A new law allows borrowers to use 529 college savings plans to pay off student loan debt.
Families concerned about both paying for college and tackling postgraduation student debt now have more options: The rules governing how 529 college savings plans can be used have expanded again.
First introduced in 1996, 529 plans offer parents a way to save for college expenses for a designated beneficiary. Families contribute money after taxes to these accounts, which grows on a tax-deferred basis and can be withdrawn tax-free if it’s used to pay for qualified education expenses. In addition, some states offer special tax benefits for 529 plan contributions.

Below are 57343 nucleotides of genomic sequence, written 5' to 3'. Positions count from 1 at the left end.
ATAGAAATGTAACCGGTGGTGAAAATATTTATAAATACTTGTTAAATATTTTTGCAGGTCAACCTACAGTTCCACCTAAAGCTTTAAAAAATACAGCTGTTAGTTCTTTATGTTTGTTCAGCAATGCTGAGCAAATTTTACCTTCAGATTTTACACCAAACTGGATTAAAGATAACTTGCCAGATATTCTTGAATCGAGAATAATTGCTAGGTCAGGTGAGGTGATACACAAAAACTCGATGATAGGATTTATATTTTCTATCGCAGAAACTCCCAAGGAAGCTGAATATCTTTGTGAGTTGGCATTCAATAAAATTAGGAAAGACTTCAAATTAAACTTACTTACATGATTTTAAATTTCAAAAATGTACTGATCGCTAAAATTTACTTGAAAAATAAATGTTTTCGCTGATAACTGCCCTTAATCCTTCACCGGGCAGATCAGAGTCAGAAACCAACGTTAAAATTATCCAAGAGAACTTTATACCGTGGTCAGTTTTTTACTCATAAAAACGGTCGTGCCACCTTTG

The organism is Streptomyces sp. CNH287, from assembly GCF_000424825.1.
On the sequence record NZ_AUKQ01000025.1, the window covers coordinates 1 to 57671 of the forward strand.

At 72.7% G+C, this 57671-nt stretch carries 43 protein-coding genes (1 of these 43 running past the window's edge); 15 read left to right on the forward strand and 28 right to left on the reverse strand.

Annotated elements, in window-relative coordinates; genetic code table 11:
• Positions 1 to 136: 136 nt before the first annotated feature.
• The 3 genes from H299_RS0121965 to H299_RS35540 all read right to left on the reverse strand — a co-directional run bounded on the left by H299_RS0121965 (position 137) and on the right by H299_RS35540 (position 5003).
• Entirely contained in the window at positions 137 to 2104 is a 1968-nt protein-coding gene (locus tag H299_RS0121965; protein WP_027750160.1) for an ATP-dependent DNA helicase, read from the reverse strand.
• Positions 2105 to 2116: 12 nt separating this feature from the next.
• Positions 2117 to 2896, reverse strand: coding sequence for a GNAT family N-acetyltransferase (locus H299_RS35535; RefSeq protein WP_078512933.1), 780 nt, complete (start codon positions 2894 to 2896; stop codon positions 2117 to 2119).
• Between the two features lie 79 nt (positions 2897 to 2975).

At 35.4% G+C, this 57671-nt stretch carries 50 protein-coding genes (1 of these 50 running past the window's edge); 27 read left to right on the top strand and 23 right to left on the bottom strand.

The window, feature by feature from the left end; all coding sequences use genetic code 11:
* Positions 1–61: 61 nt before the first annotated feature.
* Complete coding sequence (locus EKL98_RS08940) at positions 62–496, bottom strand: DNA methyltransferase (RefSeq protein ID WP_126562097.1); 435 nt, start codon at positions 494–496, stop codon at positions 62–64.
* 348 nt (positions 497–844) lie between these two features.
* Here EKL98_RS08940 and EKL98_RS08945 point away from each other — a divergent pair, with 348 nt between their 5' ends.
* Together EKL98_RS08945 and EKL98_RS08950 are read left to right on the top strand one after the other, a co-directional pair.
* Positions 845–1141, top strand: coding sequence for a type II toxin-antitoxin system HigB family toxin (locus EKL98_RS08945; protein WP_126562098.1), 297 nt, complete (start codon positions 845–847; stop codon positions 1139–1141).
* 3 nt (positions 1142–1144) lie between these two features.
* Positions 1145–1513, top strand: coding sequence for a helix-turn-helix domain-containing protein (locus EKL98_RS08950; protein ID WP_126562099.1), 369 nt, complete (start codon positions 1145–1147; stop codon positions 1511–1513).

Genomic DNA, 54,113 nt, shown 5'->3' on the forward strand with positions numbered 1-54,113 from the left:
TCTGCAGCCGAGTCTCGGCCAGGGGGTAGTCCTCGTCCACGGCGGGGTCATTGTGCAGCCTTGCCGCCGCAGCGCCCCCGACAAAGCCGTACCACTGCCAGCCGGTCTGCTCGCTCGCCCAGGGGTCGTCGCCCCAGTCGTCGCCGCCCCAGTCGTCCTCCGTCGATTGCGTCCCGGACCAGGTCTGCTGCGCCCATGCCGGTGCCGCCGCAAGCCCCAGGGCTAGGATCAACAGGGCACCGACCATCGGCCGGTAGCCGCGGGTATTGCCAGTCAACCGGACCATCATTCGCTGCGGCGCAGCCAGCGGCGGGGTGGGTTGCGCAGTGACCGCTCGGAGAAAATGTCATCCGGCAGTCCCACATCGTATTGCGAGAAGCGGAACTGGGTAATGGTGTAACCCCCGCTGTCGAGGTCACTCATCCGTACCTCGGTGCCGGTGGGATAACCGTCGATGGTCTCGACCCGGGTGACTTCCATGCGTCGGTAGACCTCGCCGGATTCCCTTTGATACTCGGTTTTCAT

A law signed by President Donald Trump in December 2019 added a new qualified expense that can be paid for by 529 plans: student loans.
The Setting Every Community Up for Retirement Enhancement Act, a spending bill known as the SECURE Act, established a lifetime limit of $10,000 from a 529 plan that can be used without any penalties or tax consequences to repay the beneficiary’s student loans, including federal and most private loans. An additional $10,000 can be used to repay student loans held by each of the beneficiary’s siblings.
Prior to these changes, any withdrawals for the purpose of student loan payments were subject to income taxes and other penalties. The new 529 plan rules begin retroactively, starting with the beginning of 2019.
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